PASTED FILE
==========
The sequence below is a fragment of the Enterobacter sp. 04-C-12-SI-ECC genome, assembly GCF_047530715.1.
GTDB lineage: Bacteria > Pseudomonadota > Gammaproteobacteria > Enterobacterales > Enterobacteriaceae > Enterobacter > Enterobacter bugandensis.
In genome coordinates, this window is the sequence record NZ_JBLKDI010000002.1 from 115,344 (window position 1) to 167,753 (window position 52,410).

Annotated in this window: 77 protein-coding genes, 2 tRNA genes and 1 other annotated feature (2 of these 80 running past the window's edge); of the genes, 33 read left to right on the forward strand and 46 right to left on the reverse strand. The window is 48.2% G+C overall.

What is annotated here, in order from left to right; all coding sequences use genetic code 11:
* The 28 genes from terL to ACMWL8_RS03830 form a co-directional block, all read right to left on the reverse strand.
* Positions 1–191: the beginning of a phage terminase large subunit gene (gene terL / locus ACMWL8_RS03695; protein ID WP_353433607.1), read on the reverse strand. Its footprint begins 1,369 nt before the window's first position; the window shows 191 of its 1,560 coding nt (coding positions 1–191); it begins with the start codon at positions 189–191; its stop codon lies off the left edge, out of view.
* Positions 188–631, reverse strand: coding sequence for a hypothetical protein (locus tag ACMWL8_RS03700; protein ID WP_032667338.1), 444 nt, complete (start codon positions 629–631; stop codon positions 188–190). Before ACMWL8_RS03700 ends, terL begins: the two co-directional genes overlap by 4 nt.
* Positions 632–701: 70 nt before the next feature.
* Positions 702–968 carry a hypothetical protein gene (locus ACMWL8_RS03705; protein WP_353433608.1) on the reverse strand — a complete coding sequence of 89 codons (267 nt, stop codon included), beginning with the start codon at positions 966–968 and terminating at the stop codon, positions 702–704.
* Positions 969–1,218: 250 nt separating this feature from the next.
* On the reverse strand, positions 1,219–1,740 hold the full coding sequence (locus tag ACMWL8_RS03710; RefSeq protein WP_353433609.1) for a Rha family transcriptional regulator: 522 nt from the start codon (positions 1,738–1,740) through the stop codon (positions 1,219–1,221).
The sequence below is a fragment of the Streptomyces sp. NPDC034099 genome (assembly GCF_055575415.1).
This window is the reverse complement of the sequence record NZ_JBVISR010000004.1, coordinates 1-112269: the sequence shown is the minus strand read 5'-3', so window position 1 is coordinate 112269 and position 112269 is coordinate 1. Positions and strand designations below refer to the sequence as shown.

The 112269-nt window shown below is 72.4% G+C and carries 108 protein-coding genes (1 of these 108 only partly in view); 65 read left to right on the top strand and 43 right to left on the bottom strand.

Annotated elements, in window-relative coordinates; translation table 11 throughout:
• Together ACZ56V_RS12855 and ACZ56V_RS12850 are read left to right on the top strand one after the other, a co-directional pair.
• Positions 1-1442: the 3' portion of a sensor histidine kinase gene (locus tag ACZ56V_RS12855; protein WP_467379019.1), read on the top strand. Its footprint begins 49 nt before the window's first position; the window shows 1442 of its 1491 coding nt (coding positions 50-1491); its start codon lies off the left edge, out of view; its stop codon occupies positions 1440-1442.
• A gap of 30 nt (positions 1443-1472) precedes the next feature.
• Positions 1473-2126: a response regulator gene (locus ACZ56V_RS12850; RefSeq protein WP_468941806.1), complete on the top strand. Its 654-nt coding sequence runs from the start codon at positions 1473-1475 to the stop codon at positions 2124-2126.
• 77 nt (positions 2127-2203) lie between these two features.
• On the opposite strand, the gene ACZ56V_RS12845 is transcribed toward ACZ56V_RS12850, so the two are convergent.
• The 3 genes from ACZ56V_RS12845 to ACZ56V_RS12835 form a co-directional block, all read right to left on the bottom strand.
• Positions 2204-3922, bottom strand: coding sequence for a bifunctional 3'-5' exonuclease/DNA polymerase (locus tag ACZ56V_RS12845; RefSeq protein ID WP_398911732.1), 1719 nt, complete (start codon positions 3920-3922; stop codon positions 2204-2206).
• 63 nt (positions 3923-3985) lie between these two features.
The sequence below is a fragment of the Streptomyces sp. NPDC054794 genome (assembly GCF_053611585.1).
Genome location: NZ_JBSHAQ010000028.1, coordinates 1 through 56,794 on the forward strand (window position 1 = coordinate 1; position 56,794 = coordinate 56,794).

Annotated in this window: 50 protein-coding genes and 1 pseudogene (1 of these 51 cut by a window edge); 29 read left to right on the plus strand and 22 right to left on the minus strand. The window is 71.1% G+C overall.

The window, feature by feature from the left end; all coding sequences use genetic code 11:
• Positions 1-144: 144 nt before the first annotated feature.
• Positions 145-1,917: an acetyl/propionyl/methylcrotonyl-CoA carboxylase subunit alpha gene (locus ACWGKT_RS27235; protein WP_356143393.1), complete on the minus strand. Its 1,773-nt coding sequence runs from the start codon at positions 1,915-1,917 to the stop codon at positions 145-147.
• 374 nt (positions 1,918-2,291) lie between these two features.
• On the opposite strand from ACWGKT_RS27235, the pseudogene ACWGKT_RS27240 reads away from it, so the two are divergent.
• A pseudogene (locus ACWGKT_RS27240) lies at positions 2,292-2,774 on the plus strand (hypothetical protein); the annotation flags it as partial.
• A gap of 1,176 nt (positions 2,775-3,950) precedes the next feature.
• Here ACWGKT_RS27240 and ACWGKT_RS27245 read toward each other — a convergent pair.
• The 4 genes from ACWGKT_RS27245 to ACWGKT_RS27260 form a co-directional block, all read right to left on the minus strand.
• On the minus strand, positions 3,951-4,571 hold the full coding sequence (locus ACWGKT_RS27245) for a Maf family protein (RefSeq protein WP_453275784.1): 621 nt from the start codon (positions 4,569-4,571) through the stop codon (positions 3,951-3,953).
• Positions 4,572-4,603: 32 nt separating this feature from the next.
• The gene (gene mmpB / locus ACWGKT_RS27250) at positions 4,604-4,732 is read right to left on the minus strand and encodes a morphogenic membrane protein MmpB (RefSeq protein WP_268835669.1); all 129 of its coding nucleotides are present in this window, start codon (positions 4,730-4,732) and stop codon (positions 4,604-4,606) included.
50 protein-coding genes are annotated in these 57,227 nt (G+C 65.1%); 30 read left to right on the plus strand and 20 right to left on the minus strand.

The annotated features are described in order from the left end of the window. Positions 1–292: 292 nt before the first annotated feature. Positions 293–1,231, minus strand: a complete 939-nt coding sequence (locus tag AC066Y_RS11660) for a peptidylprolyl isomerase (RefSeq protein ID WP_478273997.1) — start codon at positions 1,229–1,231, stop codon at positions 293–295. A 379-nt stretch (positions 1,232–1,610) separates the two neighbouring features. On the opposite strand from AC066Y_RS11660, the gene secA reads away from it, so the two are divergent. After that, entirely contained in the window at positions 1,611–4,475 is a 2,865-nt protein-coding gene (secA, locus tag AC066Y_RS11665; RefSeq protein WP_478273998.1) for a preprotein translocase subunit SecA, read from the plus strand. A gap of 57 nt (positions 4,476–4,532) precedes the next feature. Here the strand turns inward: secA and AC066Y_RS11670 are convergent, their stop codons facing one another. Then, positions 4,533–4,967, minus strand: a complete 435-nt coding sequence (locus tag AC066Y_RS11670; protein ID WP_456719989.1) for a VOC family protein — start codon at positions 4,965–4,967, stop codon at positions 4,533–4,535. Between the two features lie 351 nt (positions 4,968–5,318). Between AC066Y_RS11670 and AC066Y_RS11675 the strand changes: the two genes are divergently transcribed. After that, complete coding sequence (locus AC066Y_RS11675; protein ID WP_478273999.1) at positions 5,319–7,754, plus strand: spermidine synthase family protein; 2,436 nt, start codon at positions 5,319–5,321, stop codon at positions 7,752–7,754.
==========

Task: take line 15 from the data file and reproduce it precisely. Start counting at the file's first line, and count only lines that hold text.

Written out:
The 112269-nt window shown below is 72.4% G+C and carries 108 protein-coding genes (1 of these 108 only partly in view); 65 read left to right on the top strand and 43 right to left on the bottom strand.